I thought browser history first, but asked him what sites he had been on and nothing stood out. I just checked his history and nothing seems even remotely suspicious. We are a technical headhunting firm so we receive thousands of emails per day with resume attachments ranging from normal word docs to ZIPs and RARs. That is what makes me think it may somehow be malicious code in an email, maybe? I am so in the dark, I am still confounded that he got the Sasser worm. I will try the ComboFix and see if it picks anything up. I will probably have to wait to do that until tomorrow, but I will post the results as soon as I do it. Thanks for the responses!
Did you do a full or quick reformat? Also, it might be better if you went through his email and deleted everything(after it's all been checked of course, all OLD emails). One more thing, if this user is having particular problems, install this http://www1.k9webprotection.com/    on his computer, and set it to the minimal settings. which should keep out viruses, and log a better history .
Yes, I too think that it could be via email attachments or if some other PC on your network is infected with a network worm and it is replicating (or trying to replicate) on the current machine, that would also explain the current scenario.

Probably checking another PC at random might be a good idea as well.

Hope it helps.
You might also ask the user if they are bringing information from home on a USB stick.  Their home computer may be infected, which may mean the stick is infected.  Security Essentials can be set to scan a USB on access.  I would also disable autorun on the computer - double click on attached file.


Thank you for all the responses! I scanned the computer using the ComboFix program. I have attached the results.

jrvzoom: I did a quick reformat. Unfortunately, his email account is far to large to go through and delete old emails. It would take days to do something like that. I will do it, however, if we can determine that it is the source of the problem.

warturtle: I told TrendMicro to run a network wide scan and it came up with no problems. However, I am currently doubting its abilities since it let the Sasser worm get on his computer... I am running Malwarebytes on all the computers and will see what I can find.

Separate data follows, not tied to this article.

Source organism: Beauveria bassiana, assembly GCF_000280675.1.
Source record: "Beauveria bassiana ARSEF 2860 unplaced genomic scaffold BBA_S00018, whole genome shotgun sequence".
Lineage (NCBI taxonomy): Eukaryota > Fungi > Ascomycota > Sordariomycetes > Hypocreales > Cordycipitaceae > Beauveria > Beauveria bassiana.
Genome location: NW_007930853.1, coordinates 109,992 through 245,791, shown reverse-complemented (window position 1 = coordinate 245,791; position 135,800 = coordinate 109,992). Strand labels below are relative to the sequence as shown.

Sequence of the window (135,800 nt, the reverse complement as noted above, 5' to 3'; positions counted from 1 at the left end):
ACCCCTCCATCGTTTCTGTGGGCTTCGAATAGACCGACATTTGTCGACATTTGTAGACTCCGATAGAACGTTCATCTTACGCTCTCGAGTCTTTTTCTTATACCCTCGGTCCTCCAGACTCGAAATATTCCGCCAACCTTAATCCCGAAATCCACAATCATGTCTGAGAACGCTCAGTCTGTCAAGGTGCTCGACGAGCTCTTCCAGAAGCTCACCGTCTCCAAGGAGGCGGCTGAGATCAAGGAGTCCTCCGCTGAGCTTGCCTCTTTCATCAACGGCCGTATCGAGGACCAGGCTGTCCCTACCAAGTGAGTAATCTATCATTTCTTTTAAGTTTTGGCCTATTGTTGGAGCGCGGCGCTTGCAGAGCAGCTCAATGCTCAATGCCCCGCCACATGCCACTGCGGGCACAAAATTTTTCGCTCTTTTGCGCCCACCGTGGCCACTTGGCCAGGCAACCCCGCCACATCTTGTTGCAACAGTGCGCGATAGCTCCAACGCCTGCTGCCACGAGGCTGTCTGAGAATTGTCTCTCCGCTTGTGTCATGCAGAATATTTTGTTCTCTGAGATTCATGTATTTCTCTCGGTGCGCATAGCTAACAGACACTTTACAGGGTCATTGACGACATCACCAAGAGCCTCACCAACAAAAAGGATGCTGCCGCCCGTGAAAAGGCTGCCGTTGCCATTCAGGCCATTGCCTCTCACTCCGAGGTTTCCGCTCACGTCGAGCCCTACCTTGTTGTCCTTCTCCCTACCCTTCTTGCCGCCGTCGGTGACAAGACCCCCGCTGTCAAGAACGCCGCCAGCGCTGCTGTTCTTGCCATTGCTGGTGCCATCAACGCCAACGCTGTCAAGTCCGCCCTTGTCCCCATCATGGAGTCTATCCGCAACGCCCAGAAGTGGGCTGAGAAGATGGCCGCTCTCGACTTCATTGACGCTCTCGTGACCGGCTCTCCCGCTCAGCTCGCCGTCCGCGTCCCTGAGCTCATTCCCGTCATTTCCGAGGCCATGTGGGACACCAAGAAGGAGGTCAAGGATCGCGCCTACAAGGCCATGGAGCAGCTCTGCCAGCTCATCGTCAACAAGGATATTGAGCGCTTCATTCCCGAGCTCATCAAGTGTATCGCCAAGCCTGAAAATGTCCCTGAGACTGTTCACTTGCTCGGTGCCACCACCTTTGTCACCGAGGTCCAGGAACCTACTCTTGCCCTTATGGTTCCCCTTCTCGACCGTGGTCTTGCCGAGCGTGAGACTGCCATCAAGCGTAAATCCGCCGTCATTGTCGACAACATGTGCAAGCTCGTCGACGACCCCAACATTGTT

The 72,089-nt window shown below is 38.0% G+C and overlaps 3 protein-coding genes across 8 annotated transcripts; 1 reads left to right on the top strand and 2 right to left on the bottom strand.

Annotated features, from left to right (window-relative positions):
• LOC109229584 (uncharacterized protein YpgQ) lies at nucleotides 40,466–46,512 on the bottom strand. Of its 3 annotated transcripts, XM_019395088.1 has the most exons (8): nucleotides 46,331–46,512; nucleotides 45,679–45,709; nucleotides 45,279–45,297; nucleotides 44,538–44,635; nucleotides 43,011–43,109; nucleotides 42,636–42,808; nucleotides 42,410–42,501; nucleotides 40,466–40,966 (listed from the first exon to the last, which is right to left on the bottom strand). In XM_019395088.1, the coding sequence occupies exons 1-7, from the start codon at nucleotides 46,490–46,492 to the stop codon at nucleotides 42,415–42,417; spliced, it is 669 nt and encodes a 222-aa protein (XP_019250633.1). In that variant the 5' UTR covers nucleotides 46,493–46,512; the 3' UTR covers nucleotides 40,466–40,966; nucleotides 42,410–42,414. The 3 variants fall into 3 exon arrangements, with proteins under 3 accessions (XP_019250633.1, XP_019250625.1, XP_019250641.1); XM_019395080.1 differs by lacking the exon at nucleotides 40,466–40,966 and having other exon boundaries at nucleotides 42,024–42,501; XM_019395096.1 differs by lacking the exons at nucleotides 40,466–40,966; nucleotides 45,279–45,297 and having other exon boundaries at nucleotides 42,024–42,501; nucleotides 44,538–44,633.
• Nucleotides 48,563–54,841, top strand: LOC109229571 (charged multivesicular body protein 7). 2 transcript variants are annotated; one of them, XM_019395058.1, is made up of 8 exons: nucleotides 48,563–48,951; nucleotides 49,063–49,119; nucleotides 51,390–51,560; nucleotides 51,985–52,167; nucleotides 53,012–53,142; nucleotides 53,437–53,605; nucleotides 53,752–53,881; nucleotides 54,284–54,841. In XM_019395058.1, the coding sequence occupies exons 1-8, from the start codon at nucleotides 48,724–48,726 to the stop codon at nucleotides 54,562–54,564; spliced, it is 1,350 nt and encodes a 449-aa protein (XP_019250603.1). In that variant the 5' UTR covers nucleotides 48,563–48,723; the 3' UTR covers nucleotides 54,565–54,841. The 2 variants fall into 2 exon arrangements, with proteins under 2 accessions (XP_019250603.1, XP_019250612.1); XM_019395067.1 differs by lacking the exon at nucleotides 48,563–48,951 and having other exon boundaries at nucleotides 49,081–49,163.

tzucker: He said that he hasn't ever brought a USB device to work before so I don't think it is something from his home computer.

If all else fails I suggest using DBAN:


This is a boot image that completely nukes the harddrive.

For the emails... You don't necessarily have to delete them, all you have to do is archive them to segregate them from running on the computer. Then they just become files and that should isolate the virus hopefully.


Sorry for the delayed response everyone, it has been a busy past couple of days! I have scanned all the computers and haven't found any other infections, thank goodness! If this bug is in the user's Outlook, does anyone know and have experience with a program that can scan and clean an Outlook file?
IIRC, Microsoft distributes an app called scanpst that is supposed to scan and fix errors in pst files.  I don't believe that this will help with a malware infection.
Don't you have a plugin for Outlook that can scan for the email and give you details of the malicious email? I haven't used Trend Micro in enterprise enviroments, so I am not sure if they do provide a plugin within Outlook for such things.

I'm pretty sure that if you just archive all your old emails it will isolate, otherwise,
Do you have an antivirus?
AVG free works good and I'm pretty sure it scans your email.


I still don't know what happened, but his computer has been acting fine since so I'm hopping it is fine now! Thank you for all your comments!